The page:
Wednesday, May 13, 2009
Happy Birthday, Ryan
My oldest turns 17 today; I suppose he is 17 at this point. He was up early and gone half an hour before normal slogging-time this morning because he got a call at 11 last night demanding he be early. So he is. I demanded pictures - it's one of the reasons I got him the phone, after all....
With this momentus day, I can't help but to reflect, almost more than I do on my own birthday. After all, on my day it's just a mark of time passing. Here, today, I have to question all of it. Did I do right by him? Am I showing a good role model? Am I leading him to greatness or just middleroad mediocrity? Will he get what it is to live or remain in the confines of structural rules forever? What will his future hold and have I prepared him for it at all? Doubt, regret, fear, hope... it all crawls into it.
Fearfully, I find remeberance falls into it, too. I can't help but apply my own youthful experiences to him. But with so many differences, how can it be relevant at all? Plus, I'm not a boy. That and I was living on my own in my mother's house with four strangers and no guiding focus at 17; hardly relevant to my son, the junior. I try to simply remember my attitude about life at 17 so that I can react to him without being superiorly defensive. I knew everything at 17, the world was messed up, I had to find my niche to fix it all, and I just had to go to college because that is what you do. With these glasses, I often can only nod, knowingly, to his revelations on life, to his requests to go out with friends at 11pm on a school night, to his inability to discuss something scheduled for next week because AP tests are this week ("I'm just stressed, mom, and can't face it now"). I don't laugh in his presence about it; it's all so very critical, so life-ending, so important. Because, now, 20-years on, it is so important what my SAT score was and what Michelle thought of me. Those thoughts, that path, led me here, no doubt, but not without so much more in between. But he doesn't know this yet, he can't. So I can't treat him as though he does.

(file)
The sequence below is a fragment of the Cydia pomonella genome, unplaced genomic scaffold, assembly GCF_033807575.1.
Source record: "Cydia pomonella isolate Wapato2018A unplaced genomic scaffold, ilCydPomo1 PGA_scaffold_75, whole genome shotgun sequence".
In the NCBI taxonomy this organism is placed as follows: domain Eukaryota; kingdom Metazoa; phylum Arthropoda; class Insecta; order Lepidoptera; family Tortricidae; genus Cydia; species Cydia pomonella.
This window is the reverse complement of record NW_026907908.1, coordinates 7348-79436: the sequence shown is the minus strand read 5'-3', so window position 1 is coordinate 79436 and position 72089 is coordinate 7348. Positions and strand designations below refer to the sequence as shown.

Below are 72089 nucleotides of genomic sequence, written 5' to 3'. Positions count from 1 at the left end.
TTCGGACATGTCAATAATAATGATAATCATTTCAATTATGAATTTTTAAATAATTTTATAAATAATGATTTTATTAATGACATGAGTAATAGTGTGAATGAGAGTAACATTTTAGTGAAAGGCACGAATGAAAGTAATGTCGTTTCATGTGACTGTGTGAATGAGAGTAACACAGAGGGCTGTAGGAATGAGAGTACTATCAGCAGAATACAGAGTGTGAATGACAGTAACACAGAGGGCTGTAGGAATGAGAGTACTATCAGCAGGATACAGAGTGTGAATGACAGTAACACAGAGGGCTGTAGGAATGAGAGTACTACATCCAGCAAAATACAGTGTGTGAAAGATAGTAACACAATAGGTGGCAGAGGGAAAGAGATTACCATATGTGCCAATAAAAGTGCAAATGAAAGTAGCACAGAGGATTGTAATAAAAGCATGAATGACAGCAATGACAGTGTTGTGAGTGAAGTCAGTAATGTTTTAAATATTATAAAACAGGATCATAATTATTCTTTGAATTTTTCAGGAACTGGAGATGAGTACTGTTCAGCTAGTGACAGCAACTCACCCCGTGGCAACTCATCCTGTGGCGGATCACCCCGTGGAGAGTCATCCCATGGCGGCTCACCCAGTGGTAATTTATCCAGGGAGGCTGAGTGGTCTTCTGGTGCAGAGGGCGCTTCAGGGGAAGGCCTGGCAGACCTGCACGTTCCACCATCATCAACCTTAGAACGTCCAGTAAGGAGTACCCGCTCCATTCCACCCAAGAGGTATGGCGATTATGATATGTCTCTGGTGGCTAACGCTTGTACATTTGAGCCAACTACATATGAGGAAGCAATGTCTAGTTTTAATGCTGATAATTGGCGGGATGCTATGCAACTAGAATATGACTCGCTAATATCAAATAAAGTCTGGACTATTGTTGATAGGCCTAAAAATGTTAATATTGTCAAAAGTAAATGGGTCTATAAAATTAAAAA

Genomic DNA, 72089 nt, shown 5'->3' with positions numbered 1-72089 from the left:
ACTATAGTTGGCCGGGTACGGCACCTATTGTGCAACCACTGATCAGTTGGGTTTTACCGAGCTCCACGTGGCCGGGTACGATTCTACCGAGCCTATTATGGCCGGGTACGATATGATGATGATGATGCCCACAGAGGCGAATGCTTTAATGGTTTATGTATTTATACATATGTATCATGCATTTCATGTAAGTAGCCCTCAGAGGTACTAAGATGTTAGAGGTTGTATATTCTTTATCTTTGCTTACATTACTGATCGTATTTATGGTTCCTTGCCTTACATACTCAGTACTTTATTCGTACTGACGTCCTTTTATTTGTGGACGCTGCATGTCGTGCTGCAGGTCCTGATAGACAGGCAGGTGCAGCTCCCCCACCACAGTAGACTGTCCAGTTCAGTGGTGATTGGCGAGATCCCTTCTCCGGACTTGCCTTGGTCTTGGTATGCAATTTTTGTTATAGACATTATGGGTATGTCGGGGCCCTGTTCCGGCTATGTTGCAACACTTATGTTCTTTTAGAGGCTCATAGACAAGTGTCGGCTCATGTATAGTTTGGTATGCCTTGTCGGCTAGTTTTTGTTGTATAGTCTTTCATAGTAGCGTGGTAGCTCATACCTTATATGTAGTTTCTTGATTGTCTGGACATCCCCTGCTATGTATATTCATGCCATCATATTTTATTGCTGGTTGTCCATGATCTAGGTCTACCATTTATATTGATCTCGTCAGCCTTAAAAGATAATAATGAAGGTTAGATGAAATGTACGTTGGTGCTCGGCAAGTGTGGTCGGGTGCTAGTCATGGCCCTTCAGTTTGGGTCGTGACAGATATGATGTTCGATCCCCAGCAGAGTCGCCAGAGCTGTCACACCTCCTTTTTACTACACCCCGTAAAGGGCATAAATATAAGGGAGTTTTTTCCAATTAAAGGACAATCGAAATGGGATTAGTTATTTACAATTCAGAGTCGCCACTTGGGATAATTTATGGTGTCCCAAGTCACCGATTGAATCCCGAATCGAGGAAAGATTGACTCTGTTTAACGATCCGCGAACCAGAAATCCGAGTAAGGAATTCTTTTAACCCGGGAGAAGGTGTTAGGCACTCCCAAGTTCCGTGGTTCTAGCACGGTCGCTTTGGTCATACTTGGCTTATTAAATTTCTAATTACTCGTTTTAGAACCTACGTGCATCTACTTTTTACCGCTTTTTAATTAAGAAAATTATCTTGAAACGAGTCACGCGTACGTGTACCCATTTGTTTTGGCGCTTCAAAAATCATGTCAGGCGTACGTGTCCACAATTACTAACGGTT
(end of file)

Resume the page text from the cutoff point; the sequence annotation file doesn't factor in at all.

I can't imagine I'll be done with these thoughts in a year. Protective, motherly thoughts don't stop when the child officially becomes not-a-child. I just chose his path to be one of the things I didn't have, not one of the familiar things I did, and hope to have made his life better for it.